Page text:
JIS News

Minister of Commerce, Science and Technology, Phillip Paulwell has mandated the Petrojam refinery in Kingston to conduct a pilot project in 2006 to determine the performance of a cross section of motor vehicles with the ethanol blend. “Ethanol, an oxygenate, blended with gasoline in a mixture of 10 per cent ethanol to 90 per cent gasoline, is an octane enhancer to boost engine performance,” the Minister explained.
In an interview with JIS News, Mr. Paulwell said that Methyl Tertiary Butyl Ether or MTBE, the octane enhancer produced from petroleum, which was currently used in fuels for the transportation sector, was detrimental to the environment, both as a contaminant of ground water and a pollutant of the air from vehicle emissions.
The Minister stated that the planned phasing out of MTBE as the octane enhancer in gasoline would take place in 2007/08, at which time, “every single vehicle will have to use the ethanol blend”.
Mr. Paulwell pointed out that the three-month pilot, which would commence in May 2006, would assist the relevant authorities in “ascertaining the experience of the vehicles used in terms of efficiency when blended with ethanol, what might be necessary for the upgrades so that they [the vehicles] can properly accommodate this blend, and also to work with the various marketing companies to ensure that their premises are properly equipped to deal with ethanol as a blend”.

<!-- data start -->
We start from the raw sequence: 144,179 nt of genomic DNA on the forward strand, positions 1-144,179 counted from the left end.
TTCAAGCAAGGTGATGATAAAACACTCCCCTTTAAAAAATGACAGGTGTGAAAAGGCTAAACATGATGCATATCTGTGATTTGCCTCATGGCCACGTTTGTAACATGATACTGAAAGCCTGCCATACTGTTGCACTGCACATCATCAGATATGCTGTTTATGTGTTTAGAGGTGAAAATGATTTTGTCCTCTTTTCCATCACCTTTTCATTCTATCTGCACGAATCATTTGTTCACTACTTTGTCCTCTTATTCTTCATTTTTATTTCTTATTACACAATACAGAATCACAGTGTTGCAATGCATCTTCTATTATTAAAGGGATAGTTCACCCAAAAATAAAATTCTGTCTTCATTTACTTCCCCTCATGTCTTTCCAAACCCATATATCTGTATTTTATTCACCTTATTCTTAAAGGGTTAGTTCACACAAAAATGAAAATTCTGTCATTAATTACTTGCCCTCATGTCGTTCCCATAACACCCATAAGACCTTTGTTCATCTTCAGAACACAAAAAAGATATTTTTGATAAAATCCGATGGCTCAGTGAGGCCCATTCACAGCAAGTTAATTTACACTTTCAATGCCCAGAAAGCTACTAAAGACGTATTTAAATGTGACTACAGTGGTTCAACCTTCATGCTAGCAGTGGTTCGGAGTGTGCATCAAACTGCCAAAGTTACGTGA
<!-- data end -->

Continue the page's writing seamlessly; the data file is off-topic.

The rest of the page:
“We will have to conduct our research carefully, and with the support of our motorcar dealers and interests across the transportation sector, to ensure that our motorists are fully aware of the parameters under consideration,” the Minister added.
In the meantime, Managing Director of Petrojam Limited, Winston Watson pointed out that a tank would be put in place at the refinery’s in-house gas station to contain the ethanol along with a metering device, which would be purchased from overseas. This device, he explained, would measure and inject the required amount of ethanol with gasoline directly to the wide cross section of state vehicles that would be used for the project.
Mr. Watson outlined that the use of the ethanol blend would benefit both the transportation and the agricultural sectors, as ethanol was manufactured from feedstock, which the local sugar cane industry could provide. This, he said, presented an opportunity for the agricultural sector to expand its market.
He said that the transportation sector could view the 10 per cent ethanol blend as, “one good solution for reducing our dependency on petroleum energy”.
The Minister pointed out that ethanol was currently receiving worldwide recognition as a replacement for a portion of non-renewable petroleum energy and as a clean air alternative. He added that Jamaica “will move quickly to ethanol-blended fuels, for the benefit of our environment, our ethanol industry and the nation’s petroleum import bill”.